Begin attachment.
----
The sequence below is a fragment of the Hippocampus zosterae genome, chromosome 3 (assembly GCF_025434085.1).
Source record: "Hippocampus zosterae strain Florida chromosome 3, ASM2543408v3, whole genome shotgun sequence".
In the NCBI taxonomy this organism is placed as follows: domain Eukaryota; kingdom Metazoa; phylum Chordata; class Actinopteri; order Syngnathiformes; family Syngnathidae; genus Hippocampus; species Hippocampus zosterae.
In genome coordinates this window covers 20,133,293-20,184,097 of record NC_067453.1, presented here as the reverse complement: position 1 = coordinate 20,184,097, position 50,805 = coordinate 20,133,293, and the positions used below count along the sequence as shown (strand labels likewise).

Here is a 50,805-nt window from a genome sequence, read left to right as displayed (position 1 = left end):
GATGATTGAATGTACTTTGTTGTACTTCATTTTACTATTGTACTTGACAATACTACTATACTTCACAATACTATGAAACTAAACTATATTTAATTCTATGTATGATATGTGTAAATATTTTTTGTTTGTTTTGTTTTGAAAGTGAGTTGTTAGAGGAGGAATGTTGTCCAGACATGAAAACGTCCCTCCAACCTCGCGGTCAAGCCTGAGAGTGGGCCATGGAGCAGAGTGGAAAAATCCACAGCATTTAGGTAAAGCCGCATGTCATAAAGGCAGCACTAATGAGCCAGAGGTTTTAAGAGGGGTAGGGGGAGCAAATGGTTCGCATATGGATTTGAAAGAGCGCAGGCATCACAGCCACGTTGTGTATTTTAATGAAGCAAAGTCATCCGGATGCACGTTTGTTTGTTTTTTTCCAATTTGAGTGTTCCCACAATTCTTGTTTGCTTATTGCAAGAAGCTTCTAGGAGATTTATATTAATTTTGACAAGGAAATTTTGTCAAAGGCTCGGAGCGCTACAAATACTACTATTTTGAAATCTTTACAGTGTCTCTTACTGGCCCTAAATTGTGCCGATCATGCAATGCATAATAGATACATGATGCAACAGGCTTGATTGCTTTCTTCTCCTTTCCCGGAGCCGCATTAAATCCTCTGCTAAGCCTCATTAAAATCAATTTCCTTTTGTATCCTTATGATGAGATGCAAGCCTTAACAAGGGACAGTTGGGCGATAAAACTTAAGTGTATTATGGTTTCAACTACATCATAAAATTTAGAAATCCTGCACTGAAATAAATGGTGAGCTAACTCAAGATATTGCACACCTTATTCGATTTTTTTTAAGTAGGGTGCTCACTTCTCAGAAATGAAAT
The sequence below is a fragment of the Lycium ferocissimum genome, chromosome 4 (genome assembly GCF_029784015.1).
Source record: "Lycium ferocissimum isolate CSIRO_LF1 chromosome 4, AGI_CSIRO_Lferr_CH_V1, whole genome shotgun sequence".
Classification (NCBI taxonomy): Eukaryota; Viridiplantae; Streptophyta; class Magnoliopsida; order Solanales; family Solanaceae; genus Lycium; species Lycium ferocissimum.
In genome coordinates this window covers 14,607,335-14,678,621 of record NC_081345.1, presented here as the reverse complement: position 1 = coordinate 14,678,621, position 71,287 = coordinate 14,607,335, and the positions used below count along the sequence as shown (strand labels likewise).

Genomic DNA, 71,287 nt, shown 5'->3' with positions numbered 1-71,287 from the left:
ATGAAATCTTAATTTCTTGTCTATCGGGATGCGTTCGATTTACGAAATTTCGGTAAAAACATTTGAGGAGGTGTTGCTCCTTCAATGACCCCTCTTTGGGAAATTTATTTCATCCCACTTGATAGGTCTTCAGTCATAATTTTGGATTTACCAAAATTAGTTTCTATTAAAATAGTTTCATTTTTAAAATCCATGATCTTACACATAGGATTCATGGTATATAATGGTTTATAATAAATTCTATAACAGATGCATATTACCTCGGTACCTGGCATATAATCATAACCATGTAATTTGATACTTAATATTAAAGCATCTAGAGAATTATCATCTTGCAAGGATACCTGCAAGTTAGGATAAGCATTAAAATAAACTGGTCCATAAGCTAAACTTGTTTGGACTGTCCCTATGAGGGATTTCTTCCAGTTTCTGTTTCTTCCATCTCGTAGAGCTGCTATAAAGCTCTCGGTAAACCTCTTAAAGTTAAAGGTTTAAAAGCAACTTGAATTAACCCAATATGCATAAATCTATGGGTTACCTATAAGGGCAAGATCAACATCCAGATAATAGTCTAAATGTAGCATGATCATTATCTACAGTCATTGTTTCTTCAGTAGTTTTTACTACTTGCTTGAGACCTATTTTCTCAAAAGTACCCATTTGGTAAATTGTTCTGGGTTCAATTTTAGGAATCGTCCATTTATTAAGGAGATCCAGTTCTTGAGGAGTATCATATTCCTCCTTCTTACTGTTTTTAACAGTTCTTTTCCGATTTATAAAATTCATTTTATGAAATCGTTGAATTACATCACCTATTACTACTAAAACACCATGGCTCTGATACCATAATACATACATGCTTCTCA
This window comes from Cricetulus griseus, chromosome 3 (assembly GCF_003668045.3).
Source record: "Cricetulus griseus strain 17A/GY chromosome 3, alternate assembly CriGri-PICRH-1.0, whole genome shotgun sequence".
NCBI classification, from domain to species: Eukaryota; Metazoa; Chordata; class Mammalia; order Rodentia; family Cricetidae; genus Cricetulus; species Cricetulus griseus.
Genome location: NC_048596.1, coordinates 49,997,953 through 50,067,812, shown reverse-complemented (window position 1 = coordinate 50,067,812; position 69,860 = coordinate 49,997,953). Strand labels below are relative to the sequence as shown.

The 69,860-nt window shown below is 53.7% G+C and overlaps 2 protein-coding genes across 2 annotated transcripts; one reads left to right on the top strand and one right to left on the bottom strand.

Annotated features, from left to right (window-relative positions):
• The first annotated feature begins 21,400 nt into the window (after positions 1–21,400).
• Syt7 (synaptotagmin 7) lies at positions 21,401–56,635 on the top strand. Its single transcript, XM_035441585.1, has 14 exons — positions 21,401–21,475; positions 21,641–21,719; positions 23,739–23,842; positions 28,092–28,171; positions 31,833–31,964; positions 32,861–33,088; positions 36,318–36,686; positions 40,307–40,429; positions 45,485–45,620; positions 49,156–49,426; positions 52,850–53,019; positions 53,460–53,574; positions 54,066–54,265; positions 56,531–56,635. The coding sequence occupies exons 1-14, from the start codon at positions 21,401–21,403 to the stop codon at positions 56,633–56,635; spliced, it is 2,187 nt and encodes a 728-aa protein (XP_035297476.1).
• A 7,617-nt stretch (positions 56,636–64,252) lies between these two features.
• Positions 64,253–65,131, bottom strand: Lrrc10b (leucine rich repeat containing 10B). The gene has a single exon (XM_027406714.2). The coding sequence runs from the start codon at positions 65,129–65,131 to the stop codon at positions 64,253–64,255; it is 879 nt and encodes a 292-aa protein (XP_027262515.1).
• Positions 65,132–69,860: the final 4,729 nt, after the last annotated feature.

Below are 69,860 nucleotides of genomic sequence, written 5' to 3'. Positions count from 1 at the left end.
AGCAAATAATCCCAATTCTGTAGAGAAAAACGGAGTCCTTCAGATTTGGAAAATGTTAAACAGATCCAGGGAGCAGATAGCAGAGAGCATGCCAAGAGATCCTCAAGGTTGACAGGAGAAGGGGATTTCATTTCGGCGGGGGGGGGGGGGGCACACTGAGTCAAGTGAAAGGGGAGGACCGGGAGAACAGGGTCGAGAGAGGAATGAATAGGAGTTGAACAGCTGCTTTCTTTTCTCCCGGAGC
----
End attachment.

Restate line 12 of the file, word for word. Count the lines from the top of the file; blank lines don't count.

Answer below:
ATGAAATCTTAATTTCTTGTCTATCGGGATGCGTTCGATTTACGAAATTTCGGTAAAAACATTTGAGGAGGTGTTGCTCCTTCAATGACCCCTCTTTGGGAAATTTATTTCATCCCACTTGATAGGTCTTCAGTCATAATTTTGGATTTACCAAAATTAGTTTCTATTAAAATAGTTTCATTTTTAAAATCCATGATCTTACACATAGGATTCATGGTATATAATGGTTTATAATAAATTCTATAACAGATGCATATTACCTCGGTACCTGGCATATAATCATAACCATGTAATTTGATACTTAATATTAAAGCATCTAGAGAATTATCATCTTGCAAGGATACCTGCAAGTTAGGATAAGCATTAAAATAAACTGGTCCATAAGCTAAACTTGTTTGGACTGTCCCTATGAGGGATTTCTTCCAGTTTCTGTTTCTTCCATCTCGTAGAGCTGCTATAAAGCTCTCGGTAAACCTCTTAAAGTTAAAGGTTTAAAAGCAACTTGAATTAACCCAATATGCATAAATCTATGGGTTACCTATAAGGGCAAGATCAACATCCAGATAATAGTCTAAATGTAGCATGATCATTATCTACAGTCATTGTTTCTTCAGTAGTTTTTACTACTTGCTTGAGACCTATTTTCTCAAAAGTACCCATTTGGTAAATTGTTCTGGGTTCAATTTTAGGAATCGTCCATTTATTAAGGAGATCCAGTTCTTGAGGAGTATCATATTCCTCCTTCTTACTGTTTTTAACAGTTCTTTTCCGATTTATAAAATTCATTTTATGAAATCGTTGAATTACATCACCTATTACTACTAAAACACCATGGCTCTGATACCATAATACATACATGCTTCTCA